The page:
Here we are with an oldie, but a goodie. Perfect for summer.
In these days of everyone going gluten free, dairy free, sugar free, vegan or paleo it can become a minefield to find something to eat, or serve, which is still tasty, nourishing and made from simple wholefood ingredients.
Personally I don’t believe that adhering to any of the dietary requirements above should mean restrictive and boring. (Nor does it mean that we should attach any other emotional connotations to it either, but that’s a different conversation.)
Rather the opposite in fact. If you have to adhere to any food restrictions for health reasons they can in fact serve as a gateway into a more simplistic, holistic and diverse way of eating.
The question I constantly ask myself is “When did it become so complicated to choose what to eat?”
In the end of the day no matter what latest nutritional trend you follow, doesn’t it just come down to the quality of the food in the end? How it has been grown and produced – with care. How it’s been prepared – with love. And how it’s being served and eaten- with joy!
I don’t follow any particular dietary trend and eat most things which will make me feel good and do something good for my health. And if you’re going to cut something out of your diet for good, cut out the guilt.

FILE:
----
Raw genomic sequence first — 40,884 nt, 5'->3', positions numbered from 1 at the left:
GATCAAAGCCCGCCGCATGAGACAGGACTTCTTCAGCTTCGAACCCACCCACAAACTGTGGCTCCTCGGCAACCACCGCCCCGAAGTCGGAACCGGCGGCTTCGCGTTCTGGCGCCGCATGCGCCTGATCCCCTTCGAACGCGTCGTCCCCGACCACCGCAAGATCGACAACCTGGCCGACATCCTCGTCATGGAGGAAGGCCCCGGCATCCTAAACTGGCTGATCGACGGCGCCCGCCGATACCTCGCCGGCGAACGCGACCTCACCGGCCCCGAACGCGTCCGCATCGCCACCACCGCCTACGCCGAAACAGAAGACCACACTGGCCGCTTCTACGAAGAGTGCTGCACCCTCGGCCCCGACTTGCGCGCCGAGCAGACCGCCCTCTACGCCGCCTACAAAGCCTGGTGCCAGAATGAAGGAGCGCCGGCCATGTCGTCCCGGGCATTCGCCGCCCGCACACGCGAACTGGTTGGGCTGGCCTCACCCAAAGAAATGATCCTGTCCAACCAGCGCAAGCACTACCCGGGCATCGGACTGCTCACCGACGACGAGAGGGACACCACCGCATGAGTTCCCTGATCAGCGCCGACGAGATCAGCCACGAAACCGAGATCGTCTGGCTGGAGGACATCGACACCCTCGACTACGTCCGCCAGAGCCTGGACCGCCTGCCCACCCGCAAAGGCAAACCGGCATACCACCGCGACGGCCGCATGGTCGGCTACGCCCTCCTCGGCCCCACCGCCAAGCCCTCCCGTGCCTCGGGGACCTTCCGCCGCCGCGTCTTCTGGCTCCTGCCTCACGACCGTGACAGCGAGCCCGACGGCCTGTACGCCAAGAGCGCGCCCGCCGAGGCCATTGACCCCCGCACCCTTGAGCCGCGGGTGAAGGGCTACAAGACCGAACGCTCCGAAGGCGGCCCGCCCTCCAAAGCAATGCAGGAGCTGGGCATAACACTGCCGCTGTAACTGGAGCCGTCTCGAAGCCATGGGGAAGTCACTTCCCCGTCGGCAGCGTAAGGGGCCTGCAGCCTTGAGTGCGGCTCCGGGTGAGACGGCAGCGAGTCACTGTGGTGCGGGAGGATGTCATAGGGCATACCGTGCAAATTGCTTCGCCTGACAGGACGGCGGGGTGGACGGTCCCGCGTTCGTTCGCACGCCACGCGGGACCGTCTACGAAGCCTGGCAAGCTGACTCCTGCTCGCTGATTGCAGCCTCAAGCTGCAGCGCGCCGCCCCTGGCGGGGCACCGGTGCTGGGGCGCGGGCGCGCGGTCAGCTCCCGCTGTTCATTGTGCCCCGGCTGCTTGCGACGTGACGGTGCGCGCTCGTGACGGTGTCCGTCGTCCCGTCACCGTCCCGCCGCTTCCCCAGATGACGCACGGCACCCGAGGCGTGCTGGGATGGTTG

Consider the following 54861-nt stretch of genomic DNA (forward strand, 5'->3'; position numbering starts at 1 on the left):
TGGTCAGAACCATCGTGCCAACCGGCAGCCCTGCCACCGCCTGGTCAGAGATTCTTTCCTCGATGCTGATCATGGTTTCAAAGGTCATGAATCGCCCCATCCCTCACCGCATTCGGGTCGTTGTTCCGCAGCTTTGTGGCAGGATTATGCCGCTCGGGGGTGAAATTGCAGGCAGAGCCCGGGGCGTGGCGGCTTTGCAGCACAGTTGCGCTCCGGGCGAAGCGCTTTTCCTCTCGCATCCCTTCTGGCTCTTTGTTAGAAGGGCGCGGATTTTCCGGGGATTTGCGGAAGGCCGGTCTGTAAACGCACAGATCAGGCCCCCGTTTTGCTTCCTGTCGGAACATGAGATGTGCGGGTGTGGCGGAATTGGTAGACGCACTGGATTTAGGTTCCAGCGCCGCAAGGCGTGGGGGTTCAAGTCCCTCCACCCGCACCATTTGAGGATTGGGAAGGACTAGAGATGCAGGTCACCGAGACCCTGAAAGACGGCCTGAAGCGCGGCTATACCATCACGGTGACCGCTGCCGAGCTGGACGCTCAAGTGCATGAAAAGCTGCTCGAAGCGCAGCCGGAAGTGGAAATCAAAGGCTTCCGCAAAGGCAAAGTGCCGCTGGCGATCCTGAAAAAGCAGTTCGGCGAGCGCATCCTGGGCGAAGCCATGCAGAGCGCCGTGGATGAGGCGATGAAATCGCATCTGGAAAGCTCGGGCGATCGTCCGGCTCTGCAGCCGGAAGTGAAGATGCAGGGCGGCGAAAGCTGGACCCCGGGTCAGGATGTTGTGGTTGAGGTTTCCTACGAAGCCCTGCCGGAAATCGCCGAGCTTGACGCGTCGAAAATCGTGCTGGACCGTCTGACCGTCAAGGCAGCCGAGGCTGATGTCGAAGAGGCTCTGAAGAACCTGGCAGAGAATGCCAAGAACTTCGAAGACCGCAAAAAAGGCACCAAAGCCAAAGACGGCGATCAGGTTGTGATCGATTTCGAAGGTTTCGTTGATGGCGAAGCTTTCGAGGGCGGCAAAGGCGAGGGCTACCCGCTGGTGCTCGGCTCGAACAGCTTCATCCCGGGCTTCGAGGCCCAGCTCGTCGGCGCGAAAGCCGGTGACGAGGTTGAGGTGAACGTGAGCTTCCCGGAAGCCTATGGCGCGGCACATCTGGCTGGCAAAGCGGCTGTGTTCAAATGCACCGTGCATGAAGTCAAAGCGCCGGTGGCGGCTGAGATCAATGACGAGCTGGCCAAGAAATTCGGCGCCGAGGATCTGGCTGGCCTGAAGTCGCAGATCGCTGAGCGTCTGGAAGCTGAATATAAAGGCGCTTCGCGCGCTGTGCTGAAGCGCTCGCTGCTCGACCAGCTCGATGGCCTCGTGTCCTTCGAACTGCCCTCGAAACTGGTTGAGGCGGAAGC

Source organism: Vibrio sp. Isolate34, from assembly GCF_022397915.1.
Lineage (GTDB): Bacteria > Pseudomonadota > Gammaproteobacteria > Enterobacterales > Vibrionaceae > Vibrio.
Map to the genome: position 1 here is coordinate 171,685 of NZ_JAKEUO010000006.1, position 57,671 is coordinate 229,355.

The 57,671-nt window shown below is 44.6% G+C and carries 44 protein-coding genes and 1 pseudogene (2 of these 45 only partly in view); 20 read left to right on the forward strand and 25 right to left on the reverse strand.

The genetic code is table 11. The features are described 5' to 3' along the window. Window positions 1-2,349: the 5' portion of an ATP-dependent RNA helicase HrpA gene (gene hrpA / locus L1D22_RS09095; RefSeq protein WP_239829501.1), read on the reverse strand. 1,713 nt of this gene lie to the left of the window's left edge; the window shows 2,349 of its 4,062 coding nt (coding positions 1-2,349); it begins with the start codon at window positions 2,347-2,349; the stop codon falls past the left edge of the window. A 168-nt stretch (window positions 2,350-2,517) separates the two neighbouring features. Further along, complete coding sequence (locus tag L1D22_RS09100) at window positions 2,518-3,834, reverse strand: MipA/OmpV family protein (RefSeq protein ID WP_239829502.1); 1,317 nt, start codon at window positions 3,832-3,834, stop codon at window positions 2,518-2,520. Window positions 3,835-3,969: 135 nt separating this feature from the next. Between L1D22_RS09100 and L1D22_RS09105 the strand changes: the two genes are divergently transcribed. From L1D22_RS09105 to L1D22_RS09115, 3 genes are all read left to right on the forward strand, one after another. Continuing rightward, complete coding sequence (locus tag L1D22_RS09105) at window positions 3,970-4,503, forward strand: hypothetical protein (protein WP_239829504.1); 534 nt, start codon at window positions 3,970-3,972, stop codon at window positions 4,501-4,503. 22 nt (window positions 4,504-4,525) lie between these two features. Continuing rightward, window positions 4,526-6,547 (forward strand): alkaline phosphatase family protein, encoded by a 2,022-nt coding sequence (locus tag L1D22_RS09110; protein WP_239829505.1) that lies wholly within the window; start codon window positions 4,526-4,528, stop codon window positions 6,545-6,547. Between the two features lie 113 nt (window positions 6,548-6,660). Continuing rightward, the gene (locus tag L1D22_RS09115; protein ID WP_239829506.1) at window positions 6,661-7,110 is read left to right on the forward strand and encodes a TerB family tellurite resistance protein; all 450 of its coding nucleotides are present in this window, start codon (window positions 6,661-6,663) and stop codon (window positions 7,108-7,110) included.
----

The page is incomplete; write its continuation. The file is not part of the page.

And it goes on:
Michael Pollan, author of several books on food and the history of cooking, eating, agriculture etc. have the best advice I know, which is really straightforward.
Eat (REAL) food. Not too much. Mostly Plants.
You simply can’t go wrong with that…
Now let’s move on to the recipe.
This is a simple, yet decadent summer dessert which should please the majority of your guests regardless of what they call themselves. what they can or cannot eat.
Coconut Panacotta with Raw Raspberry Chia Jam
Serves 2-4 depending on the sizes of the serving glasses you use
1 can of coconut milk – Preferably organic and additive free